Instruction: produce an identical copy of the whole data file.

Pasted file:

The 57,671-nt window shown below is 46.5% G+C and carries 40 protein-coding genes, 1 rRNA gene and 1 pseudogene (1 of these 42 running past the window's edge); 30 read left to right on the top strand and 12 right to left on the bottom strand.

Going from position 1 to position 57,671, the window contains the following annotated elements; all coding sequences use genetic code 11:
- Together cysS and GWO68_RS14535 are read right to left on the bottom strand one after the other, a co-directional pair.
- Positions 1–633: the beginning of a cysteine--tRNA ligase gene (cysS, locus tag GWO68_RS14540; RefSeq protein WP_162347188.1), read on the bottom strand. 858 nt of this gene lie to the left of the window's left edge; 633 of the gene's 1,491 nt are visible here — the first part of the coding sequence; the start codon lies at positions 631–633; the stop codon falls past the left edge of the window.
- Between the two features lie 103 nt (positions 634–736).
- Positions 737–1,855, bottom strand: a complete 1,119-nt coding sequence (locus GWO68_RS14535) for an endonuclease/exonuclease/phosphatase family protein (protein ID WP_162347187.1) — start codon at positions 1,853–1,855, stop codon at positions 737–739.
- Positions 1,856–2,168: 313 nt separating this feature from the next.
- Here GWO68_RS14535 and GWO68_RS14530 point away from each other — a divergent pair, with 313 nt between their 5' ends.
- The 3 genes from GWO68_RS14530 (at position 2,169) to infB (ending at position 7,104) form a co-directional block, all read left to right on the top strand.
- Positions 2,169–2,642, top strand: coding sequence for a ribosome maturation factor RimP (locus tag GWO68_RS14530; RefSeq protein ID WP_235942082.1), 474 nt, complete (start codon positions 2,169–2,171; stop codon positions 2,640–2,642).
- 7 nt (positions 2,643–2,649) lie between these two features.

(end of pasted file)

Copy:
The 57,671-nt window shown below is 46.5% G+C and carries 40 protein-coding genes, 1 rRNA gene and 1 pseudogene (1 of these 42 running past the window's edge); 30 read left to right on the top strand and 12 right to left on the bottom strand.

Going from position 1 to position 57,671, the window contains the following annotated elements; all coding sequences use genetic code 11:
- Together cysS and GWO68_RS14535 are read right to left on the bottom strand one after the other, a co-directional pair.
- Positions 1–633: the beginning of a cysteine--tRNA ligase gene (cysS, locus tag GWO68_RS14540; RefSeq protein WP_162347188.1), read on the bottom strand. 858 nt of this gene lie to the left of the window's left edge; 633 of the gene's 1,491 nt are visible here — the first part of the coding sequence; the start codon lies at positions 631–633; the stop codon falls past the left edge of the window.
- Between the two features lie 103 nt (positions 634–736).
- Positions 737–1,855, bottom strand: a complete 1,119-nt coding sequence (locus GWO68_RS14535) for an endonuclease/exonuclease/phosphatase family protein (protein ID WP_162347187.1) — start codon at positions 1,853–1,855, stop codon at positions 737–739.
- Positions 1,856–2,168: 313 nt separating this feature from the next.
- Here GWO68_RS14535 and GWO68_RS14530 point away from each other — a divergent pair, with 313 nt between their 5' ends.
- The 3 genes from GWO68_RS14530 (at position 2,169) to infB (ending at position 7,104) form a co-directional block, all read left to right on the top strand.
- Positions 2,169–2,642, top strand: coding sequence for a ribosome maturation factor RimP (locus tag GWO68_RS14530; RefSeq protein ID WP_235942082.1), 474 nt, complete (start codon positions 2,169–2,171; stop codon positions 2,640–2,642).
- 7 nt (positions 2,643–2,649) lie between these two features.